BOOK REVIEW – World War I for Kids: A History with 21 Activities

By R. Kent Rasmussen, Chicago Review Press, Inc., Chicago, IL (2014) Reviewed by Jim McClelland Kent Rasmussen, a well-known author who has written or edited more than twenty books, recently produced World War I for Kids. He is best known for the award-winning book, The United States at War, as well as many volumes on

Why Not Comic-Con? 10th Maritime Heritage Conference Draws the Best and Brightest in Maritime/Naval History

By Matthew Eng I thought my experience at this year’s 10th Maritime Heritage Conference would be like every other history conference. Most conferences roll by mechanically on autopilot. A variety of presentations and panels on historical subjects form the crux of discussion. Hotel food is eaten. Conversations are made. Cards are exchanged. Hands are shaken.

Winchester, VA: A Hub of Naval History?

By Matthew T. Eng I wanted to be a bit spontaneous yesterday. I decided to skip the throng of crowds in Baltimore’s Bicentennial of the Star-Spangled Banner (Our friends at NHHC had it covered) and spent the day in Winchester, VA. The sleepy, historic town was just over an hour away. It would be the perfect

BOOK REVIEW – Ready Seapower: a History of the U.S. Seventh Fleet

By Edward J. Marolda, Naval History & Heritage Command, Washington, DC (2012) Reviewed by Paul W. Murphey, Ph.D., CDR, CHC, USN (Retired) Ready Seapower is an attractive book. Its coffee table format and design make it appealing for guests to flip through and comment on. The large selection of well-chosen pictures and illustrations fit well

BOOK REVIEW – Legends in Sail

By Olaf T. Engvig, Themo Publishing, Los Angeles, CA (2013) Reviewed by Mark Lardas Norway has a long maritime tradition. While it is still among the world’s major shipping nations, it used sailing vessels much later than the rest of the world. Regardless, much of its recent maritime heritage is largely unknown outside Norway. Part

BOOK REVIEW – The Great Ocean: Pacific Worlds from Captain Cook to the Gold Rush

By David Igler, Oxford University Press, New York, NY (2013) Reviewed by Nathan D. Wells Professor David Igler recently won the North American Society for Oceanic History John Lyman Book award for the category of U.S. Maritime History, and rightly so. The Great Ocean is a tale of the interaction between different Pacific cultures from

BOOK REVIEW – Rebalancing U.S. Forces: Basing and Forward Presence in the Asia-Pacific

Edited By Carnes Lord and Andrew S. Erickson, Naval Institute Press, Annapolis, MD (2014) Reviewed by Nathan Albright For those readers who have an interest in reading the plans of the U.S. Navy in addressing the complicated concerns of logistics, tactical and strategic concerns, and funding issues for operations in the Asia-Pacific region, as well

BOOK REVIEW – War Letters 1914-1918, Vol. 2: From a Midshipman at Sea with the Royal Navy During the First World War

Edited by Mark Tanner, Self Published, (2013) Reviewed by Capt. Winn Price, USNR (Ret.) In 1911, 13 year-old Philip M. de Carteret received an appointment to the Royal Naval College in Osborne. His letters form the second of nine volumes, each compiling the letters of nine servicemen with two characteristics in common. All served during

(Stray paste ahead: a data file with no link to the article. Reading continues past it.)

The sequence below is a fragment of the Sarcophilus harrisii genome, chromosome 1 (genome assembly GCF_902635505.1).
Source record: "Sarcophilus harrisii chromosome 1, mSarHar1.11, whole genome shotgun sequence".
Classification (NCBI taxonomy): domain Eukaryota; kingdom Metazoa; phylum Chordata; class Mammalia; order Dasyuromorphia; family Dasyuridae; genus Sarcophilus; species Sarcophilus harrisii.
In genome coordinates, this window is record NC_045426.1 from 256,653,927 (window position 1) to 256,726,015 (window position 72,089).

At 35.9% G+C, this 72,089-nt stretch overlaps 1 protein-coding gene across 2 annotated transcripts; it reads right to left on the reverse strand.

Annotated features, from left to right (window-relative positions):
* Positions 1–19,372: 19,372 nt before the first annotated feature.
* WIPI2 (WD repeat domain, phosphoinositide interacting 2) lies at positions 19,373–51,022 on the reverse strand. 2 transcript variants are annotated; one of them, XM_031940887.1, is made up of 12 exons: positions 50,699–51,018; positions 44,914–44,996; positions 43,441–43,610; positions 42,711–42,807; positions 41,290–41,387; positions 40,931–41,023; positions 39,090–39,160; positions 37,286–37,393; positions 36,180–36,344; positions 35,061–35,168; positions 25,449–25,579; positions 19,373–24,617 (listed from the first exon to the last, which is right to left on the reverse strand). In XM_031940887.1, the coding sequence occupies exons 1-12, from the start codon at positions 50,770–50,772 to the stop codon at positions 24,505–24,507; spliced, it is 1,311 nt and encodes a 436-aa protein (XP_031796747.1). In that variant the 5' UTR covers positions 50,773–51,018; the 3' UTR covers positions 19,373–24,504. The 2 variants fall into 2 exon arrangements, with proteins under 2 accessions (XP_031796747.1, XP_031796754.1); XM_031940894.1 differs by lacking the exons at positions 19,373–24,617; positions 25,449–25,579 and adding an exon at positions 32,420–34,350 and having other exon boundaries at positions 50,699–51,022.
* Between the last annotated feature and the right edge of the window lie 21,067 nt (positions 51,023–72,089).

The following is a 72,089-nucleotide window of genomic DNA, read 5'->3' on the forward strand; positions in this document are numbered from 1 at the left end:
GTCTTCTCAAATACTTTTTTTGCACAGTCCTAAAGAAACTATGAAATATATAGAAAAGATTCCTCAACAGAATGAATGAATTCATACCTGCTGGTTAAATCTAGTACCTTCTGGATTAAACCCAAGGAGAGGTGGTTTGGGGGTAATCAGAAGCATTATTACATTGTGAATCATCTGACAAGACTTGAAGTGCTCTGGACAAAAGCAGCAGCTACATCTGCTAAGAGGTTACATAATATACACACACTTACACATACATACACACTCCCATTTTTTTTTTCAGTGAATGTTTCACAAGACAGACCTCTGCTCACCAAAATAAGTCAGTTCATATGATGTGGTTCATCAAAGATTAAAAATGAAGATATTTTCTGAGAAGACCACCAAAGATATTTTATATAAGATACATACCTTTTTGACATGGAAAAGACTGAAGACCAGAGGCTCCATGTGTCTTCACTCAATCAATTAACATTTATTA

BOOK REVIEW – The British Raid on Essex: The Forgotten Battle of the War of 1812

By Jerry Roberts, Wesleyan University Press, Middletown, CT (2014) Reviewed by David Curtis Skaggs, Ph.D, COL USAR (Ret.) On the night of April 7, 1814, Cmdr. Richard Coote and a party of 136 Royal Navy sailors and Royal Marines began a raid over the bar at the mouth of the Connecticut River and rowed up

BOOK REVIEW – South Pacific Cauldron: World War II’s Great Forgotten Battlegrounds

By Alan Rems, Naval Institute Press, Annapolis, MD (2014) Reviewed by John R. Satterfield, DBA Although an amateur historian, author Rems has produced a very professional volume.  His book is the only recent one-volume account of World War II’s Southwest Pacific Theater that treats its numerous campaigns, both comprehensively and chronologically. This is valuable for

BOOK REVIEW – The Liberty Incident Revealed: The Definitive Account of the 1967 Israeli Attack on the U.S. Navy Spy Ship

By A. Jay Cristol, Naval Institute Press, Annapolis, MD (2013) Reviewed by Stephen Phillips On June 8, 1967, Israeli air and naval forces engaged in the Arab-Israeli Six Day War      attacked USS Liberty (AGTR 5), killing 34 and wounding 171 Americans. The incident immediately caused a conflagration of controversy. Most accusations assert premeditation. Some suggest

USS McCaffery Cruisebooks Donated to the Navy Department Library

Last Thursday, members of the USS McCaffery Shipmates Association stopped by the Naval Historical Foundation to donate a set of her cruise books to the Navy Department Library. Don Turk (’69-’71) and Doug Hackett (’61-’63), two former sailors who served on USS McCaffrey (DD/DDE 860), take great pride in their time aboard the Cold War-era

BOOK REVIEW – America’s First Frogman: The Draper Kauffman Story

By Elizabeth Kauffman Bush, Naval Institute Press, Annapolis, MD (2004) Reviewed by Stephen Phillips There is a World War II American serviceman who fits the description of being the “right man at the right time.” Although he wanted to serve in the U.S. Navy, he was denied a commission in 1933 due to poor eyesight.

BOOK REVIEW – Sting of the Drone

By Richard A. Clarke, Thomas Dunne Books, St. Martin’s Press, New York, NY (2014) Reviewed by Stephen Phillips Unmanned vehicles represent the most recent revolution in military technology, especially those capable of launching weapons. Like any paradigm shift, their entry onto the battlefield has been followed by controversy as to the appropriate means to employ